There are situations in which the reporting of untoward medical events that occur after informed consent but prior to the IMP’s administration may be mandated by the protocol and/or may be necessary to meet country-specific regulatory requirements. For example, it is considered good risk management for sponsors to require the reporting of serious medical events caused by protocol-imposed screening/diagnostic procedures, and medication washout or no treatment run-in periods that precede IMP administration. For example, a protocol-mandated washout period, during which subjects are taken off existing treatments (such as during crossover trials) that they are receiving before the test article is administered, may experience withdrawal symptoms from removal of the treatment and must be monitored closely. If the severity and/or frequency of AEs occurring during washout periods are considered unacceptable, the protocol may have to be modified or the study halted. Some protocols may also require the structured collection of signs and symptoms associated with the disease under study prior to IMP administration to establish a baseline against which post-treatment AEs can be compared. In some countries, regulatory authorities require the expedited reporting of these events to assess the safety of the human research.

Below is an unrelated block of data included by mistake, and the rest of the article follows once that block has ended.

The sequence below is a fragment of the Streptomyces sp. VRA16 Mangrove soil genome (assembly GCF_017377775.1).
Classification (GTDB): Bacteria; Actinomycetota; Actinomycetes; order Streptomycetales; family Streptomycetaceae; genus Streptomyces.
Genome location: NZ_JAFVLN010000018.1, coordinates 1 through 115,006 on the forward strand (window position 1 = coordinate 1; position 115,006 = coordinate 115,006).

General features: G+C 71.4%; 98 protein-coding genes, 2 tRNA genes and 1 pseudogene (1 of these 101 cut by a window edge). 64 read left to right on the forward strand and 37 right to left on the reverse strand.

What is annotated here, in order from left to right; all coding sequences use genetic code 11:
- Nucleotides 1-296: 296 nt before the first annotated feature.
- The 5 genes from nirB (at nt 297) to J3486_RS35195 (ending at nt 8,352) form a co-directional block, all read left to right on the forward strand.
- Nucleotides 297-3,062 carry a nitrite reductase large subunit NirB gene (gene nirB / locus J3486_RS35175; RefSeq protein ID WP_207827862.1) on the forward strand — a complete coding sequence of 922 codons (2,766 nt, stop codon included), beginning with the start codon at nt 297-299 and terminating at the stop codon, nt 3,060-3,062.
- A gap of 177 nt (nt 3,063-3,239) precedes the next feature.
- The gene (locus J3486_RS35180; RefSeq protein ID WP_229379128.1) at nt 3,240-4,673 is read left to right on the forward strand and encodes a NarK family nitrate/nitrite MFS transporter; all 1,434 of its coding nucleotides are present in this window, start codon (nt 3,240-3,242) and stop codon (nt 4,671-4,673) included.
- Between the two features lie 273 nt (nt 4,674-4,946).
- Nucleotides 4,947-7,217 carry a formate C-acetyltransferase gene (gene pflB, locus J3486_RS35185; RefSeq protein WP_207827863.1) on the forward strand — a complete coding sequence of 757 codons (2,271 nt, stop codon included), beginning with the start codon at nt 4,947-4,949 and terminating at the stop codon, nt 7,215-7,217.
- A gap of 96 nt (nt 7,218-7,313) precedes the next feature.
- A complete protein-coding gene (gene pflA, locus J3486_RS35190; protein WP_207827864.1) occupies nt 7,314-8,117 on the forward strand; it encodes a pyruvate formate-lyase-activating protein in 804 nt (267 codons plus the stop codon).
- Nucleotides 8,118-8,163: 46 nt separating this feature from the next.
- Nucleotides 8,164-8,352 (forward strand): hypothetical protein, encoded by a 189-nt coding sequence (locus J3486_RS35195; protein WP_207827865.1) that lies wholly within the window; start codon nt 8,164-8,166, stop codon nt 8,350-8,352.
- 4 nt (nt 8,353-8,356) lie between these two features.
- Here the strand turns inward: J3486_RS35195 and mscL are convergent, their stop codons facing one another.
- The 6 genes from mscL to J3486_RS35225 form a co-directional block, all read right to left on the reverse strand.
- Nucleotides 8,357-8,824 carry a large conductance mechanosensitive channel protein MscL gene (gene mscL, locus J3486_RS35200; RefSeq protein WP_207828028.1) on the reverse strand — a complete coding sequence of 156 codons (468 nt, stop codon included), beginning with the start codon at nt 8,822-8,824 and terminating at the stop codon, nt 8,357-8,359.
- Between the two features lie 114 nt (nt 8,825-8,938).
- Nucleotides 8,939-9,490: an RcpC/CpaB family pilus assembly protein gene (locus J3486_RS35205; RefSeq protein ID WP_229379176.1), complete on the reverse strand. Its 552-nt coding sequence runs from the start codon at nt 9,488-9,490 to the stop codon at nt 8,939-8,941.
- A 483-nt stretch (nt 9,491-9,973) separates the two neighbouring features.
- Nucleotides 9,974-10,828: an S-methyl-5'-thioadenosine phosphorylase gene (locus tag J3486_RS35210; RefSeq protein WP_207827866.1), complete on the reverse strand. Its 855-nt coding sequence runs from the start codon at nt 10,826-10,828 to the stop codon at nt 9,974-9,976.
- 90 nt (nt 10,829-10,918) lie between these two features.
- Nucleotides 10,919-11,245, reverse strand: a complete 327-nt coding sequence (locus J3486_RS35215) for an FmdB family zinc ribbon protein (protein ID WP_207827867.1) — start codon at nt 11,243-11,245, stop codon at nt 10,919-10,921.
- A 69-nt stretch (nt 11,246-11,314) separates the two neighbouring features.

For a specific study, the screening procedure and the potential injury of the screening procedure should be considered when deciding when to start the AE collection. For a study with very minimal or routine screening procedure (such as phase I study / clinical pharmacology study in healthy volunteers at phase I clinic), it may be ok to collect the AE starting from the first treatment.  For a study with comprehensive screening procedures or with invasive screening procedures, it is advised that the AE collection should start once the subject signs the ICF. For example, in a study assessing the effect of a thrombolytic agent in ischemic stroke patients, the screening procedures include CT scan and arteriogram to assess the location and size of the clot – which can cause adverse effects / injuries to the study participants. In this situation, it is strongly advised that the AE is collected at the ICF signing.

If the AE is collected from the ICF signing, during the statistical analysis, the AEs can be divided into non-treatment emergent AE and treatment emergent AEs (TEAE). Non-TEAEs are those AEs occurred prior to the first study treatment and TEAEs are those AEs with onset date/time at or after the first study treatment. Non-TEAE and TEAE will be summarized separately and the extensive safety analyses will be mainly based on the TEAE.

When to Stop the AE collection?

It is even more murky in terms of when to stop the AE collection because the end of the study is trickier than the start of the study. A study may have a follow-up period after the completion of the study treatment. A subject may discontinue the study treatment earlier, but remain in the study to the end.